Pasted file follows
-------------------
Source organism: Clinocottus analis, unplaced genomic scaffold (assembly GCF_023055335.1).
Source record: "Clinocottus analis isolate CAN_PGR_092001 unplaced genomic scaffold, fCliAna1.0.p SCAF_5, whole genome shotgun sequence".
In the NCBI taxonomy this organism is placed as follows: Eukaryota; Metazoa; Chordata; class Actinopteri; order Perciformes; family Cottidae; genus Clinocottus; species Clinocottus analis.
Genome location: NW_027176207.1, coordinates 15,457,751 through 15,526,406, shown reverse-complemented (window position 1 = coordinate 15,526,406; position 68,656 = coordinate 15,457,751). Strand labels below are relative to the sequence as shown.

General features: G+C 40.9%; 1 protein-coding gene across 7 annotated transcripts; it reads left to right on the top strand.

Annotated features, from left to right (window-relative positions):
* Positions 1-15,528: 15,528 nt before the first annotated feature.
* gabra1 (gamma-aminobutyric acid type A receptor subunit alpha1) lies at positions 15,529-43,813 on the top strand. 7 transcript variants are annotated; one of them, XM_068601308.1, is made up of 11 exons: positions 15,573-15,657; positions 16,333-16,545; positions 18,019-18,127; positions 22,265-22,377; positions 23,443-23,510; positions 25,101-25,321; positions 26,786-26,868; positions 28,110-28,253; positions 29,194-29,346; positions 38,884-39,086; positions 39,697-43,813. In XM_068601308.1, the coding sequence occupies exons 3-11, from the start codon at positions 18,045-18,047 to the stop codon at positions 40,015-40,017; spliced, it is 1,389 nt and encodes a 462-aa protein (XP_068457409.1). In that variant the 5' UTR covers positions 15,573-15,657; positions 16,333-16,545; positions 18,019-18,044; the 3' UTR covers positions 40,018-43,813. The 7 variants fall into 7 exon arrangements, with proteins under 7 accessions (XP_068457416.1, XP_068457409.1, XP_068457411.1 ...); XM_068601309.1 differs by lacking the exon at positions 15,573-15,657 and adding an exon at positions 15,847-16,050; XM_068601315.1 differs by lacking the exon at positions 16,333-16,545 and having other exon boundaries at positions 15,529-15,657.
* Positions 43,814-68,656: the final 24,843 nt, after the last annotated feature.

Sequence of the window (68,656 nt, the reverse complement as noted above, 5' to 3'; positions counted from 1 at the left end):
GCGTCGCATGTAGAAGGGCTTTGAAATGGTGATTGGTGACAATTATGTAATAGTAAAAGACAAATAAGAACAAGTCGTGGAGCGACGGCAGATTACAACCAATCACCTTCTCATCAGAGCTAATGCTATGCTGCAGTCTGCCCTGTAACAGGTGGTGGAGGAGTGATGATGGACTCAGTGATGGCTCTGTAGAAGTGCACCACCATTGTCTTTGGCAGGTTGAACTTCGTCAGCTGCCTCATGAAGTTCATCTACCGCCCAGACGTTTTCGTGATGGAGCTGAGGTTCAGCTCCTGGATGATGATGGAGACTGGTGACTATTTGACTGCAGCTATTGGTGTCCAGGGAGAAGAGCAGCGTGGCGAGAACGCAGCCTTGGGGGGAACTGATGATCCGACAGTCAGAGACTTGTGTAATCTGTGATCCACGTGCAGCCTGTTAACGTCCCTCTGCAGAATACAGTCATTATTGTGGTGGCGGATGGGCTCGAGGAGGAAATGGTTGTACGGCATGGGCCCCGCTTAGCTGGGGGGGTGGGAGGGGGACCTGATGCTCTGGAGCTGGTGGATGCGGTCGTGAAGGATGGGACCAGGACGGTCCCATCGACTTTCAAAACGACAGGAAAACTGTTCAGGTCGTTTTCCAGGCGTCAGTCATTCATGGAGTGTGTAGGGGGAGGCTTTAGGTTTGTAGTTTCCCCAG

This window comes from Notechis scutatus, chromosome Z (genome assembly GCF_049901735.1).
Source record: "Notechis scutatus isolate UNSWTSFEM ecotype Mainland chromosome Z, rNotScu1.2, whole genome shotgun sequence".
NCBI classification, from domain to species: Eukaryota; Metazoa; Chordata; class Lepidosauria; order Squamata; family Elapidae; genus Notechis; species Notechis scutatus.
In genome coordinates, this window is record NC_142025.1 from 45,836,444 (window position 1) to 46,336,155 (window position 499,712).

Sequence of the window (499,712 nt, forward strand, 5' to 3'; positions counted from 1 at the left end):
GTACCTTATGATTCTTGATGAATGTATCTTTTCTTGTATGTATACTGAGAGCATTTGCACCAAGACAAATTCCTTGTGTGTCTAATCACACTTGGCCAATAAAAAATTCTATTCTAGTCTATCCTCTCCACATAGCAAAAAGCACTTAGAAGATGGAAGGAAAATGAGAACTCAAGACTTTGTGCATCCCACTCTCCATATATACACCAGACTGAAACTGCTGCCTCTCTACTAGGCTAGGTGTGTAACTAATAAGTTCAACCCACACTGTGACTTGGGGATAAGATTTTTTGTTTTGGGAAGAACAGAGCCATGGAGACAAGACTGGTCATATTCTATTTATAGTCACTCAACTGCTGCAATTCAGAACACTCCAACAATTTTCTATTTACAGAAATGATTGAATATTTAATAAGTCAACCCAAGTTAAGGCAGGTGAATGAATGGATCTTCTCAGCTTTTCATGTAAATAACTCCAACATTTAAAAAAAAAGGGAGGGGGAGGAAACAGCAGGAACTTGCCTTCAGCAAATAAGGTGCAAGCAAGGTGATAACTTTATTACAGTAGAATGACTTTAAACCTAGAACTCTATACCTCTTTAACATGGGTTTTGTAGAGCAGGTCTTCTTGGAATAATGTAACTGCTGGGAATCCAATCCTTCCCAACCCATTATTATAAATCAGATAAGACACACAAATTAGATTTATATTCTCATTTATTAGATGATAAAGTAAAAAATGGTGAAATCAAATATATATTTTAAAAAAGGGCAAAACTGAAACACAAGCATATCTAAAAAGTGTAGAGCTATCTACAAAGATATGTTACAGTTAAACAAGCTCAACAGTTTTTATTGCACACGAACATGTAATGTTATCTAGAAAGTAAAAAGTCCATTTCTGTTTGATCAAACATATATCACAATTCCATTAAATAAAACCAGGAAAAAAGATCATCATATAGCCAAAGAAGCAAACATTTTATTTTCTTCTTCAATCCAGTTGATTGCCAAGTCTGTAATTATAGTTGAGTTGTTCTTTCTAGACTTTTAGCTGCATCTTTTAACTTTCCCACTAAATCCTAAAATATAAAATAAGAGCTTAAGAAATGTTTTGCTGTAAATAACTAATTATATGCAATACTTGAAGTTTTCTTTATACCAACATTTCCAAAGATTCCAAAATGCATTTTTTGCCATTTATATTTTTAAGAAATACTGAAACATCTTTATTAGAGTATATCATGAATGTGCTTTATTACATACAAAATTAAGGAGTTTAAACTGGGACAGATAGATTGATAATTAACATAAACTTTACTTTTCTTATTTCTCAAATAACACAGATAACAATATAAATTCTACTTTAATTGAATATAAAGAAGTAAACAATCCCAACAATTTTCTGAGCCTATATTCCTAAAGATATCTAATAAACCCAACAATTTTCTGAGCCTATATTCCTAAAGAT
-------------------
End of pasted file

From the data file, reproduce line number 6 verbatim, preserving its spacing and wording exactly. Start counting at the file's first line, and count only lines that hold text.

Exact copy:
Annotated features, from left to right (window-relative positions):